Mental Health and Why We Should Be Concerned

In many parts of the world, mental illness has long been considered a taboo topic, one unworthy of public discussion or acknowledgment. In recent years, however, health care specialists around the globe have begun to shine the spotlight on mental illness and its wide-ranging impact on overall health.

The first thing to ask yourself is, what exactly is mental health? In many ways, mental health is just like physical health: everybody has it and we need to take care of it.

Good mental health means being generally able to think, feel and react in the ways that you need and want to live your life. But if you go through a period of poor mental health you might find the ways you’re frequently thinking, feeling or reacting become difficult, or even impossible, to cope with. This can feel just as bad as a physical illness, if not worse. It is important to remember that your mental condition is always in a state of flux and can change with circumstances and as you move through different stages of your life.

In this article, we will see why mental health should concern everyone, how to recognize signs of mental health issues, and what you can do to help someone dealing with these issues.

How do I know if someone has a mental health problem?

Sometimes it will seem obvious when someone is going through a hard time, but there is no simple way of knowing if they have a mental health problem. It’s more important, however, to respond sensitively to someone who seems troubled than to find out whether or not they have a diagnosis.

Although certain symptoms are common with specific mental health problems, no two people behave in exactly the same way when they are unwell. If you know the person well, you may notice changes in their behavior or mood.

People who are depressed may:

  • have low confidence
  • lose interest in activities they normally enjoy
  • lose their appetite
  • get tired easily
  • be tearful, nervous or irritable. At worst they may feel suicidal.

People experiencing anxiety may:

  • have difficulty concentrating
  • be irritable
  • try to avoid certain situations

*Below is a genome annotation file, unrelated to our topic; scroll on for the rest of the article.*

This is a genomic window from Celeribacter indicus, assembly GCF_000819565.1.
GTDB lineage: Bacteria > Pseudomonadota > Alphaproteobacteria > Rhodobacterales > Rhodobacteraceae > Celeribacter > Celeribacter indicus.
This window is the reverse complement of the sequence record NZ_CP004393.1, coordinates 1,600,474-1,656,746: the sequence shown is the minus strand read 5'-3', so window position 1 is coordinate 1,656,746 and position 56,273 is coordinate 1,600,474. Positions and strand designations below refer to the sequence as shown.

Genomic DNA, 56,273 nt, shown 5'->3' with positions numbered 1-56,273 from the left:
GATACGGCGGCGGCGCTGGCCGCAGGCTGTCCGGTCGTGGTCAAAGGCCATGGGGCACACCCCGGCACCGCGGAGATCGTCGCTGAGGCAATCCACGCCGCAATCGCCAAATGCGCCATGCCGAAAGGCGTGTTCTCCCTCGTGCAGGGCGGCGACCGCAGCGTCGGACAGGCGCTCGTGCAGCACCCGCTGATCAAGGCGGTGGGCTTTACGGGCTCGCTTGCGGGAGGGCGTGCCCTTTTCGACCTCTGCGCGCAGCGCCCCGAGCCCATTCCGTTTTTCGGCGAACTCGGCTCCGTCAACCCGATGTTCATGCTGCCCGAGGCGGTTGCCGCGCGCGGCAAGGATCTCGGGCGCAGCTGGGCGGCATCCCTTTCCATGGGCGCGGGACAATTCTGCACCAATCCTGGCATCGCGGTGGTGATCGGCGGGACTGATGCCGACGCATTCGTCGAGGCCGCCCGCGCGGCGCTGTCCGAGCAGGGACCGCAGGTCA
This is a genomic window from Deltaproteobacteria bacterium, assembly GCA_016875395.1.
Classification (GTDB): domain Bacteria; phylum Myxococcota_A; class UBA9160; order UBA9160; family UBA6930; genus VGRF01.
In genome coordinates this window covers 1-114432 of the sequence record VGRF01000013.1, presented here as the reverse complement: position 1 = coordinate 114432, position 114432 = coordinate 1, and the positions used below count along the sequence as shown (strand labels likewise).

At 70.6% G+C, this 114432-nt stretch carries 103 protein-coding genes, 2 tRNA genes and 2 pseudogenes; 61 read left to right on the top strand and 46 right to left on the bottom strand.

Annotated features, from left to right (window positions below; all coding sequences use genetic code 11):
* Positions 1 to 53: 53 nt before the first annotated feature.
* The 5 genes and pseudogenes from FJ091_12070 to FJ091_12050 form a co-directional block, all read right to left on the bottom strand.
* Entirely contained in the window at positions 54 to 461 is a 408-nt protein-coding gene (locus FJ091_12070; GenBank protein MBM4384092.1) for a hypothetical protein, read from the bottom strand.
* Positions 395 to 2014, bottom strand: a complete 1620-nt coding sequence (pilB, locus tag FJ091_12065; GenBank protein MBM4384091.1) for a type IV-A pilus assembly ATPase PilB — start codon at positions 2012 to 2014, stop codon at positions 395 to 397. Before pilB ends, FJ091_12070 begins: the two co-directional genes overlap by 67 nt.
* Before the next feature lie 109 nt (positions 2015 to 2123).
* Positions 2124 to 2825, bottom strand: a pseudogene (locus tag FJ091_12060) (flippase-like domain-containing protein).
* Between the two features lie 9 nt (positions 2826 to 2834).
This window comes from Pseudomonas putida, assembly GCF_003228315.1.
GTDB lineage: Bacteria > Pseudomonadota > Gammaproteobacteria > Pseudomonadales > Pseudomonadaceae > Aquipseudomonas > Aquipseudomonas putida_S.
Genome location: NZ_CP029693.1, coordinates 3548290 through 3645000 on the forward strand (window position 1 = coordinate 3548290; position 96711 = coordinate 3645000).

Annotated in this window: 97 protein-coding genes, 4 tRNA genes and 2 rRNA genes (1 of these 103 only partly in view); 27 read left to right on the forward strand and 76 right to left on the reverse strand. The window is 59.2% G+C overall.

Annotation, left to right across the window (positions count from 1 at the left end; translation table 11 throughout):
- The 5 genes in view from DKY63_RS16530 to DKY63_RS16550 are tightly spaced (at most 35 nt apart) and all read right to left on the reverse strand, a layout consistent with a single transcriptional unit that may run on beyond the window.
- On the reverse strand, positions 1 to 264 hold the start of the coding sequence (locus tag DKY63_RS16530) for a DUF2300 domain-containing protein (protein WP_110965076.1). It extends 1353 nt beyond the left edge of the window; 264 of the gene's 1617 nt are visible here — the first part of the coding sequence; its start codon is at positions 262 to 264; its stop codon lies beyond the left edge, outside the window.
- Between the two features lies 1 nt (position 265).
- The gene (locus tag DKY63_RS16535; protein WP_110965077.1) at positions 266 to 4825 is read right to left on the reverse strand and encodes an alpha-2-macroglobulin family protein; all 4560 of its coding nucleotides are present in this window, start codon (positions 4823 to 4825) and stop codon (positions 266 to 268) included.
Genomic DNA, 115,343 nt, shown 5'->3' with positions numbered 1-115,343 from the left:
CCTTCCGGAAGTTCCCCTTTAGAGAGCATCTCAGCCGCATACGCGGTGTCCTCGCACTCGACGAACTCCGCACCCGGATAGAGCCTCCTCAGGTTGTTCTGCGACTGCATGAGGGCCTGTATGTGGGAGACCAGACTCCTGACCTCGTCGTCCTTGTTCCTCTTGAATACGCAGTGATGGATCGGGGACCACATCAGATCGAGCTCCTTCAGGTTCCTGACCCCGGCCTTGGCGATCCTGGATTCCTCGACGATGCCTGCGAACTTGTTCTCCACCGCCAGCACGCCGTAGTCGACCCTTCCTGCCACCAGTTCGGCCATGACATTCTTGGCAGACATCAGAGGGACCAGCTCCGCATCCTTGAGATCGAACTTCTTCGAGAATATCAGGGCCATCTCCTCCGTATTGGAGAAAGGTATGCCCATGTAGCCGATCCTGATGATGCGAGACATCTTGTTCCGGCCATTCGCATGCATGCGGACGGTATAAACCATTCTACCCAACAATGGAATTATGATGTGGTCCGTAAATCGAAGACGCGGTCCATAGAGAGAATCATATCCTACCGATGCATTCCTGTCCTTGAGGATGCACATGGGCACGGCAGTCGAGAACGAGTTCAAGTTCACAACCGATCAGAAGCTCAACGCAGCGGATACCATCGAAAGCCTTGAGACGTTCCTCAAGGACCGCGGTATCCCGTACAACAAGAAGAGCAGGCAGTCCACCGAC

• appear pale and tense
  • be easily startled by everyday sounds.

Some people who are distressed deliberately harm their bodies, usually secretly, using self-harm as a way of dealing with intense emotional pain. They may cut, burn, scald or scratch themselves, injure themselves, pull their hair or swallow poisonous substances.

Some people experiencing severe mental health problems, such as bipolar disorder or schizophrenia, may have periods when they experience their own or a different reality. They may hear voices, see things no-one else sees, hold unusual beliefs, feel exceptionally self-important or read particular meanings into everyday events.

Talking about mental health

If you are worried about someone it can be difficult to know what to do. When you are aware there is an issue, it is important not to wait. Waiting and hoping they will come to you for help might lose valuable time in getting them support.

Talking to someone is often the first step to take when you know they are going through a hard time. This way you can find out what is troubling them and what you can do to help.

If it is a family member or close friend you are concerned about, they might not want to talk to you. Try not to take this personally: talking to someone you love can be difficult as they might be worried that they are hurting you. It is important to keep being open and honest and telling them that you care. It may also be helpful to give them information on organizations or people they can reach out to.

How can I help someone having a mental health crisis?

People with mental health problems sometimes experience a crisis, such as breaking down in tears, having a panic attack, feeling suicidal, or experiencing their own or a different reality.

There are some general strategies that you can use to help:

  • Listen without making judgments and concentrate on their needs at that moment.
  • Ask them what would help them.
  • Reassure and signpost to practical information or resources.
  • Avoid confrontation.
  • Ask if there is someone they would like you to contact.
  • Encourage them to seek appropriate professional help.
  • If they have hurt themselves, make sure they get the first aid they need.

Seeing, hearing or believing things that no-one else does can be the symptom of a mental health problem. It can be frightening and upsetting. Gently remind the person who you are and why you are there. Don’t reinforce or dismiss their experiences, but acknowledge how the symptoms are making them feel.

There’s still a stigma attached to mental health problems. This means that sufferers feel uncomfortable about them and often don’t get the help they need. A change is required. If you want to be part of that change, reach out. Show you care. You might just save someone’s life. And if you suffer from mental health issues yourself, know that you are not alone. There are people who can help you – let them.

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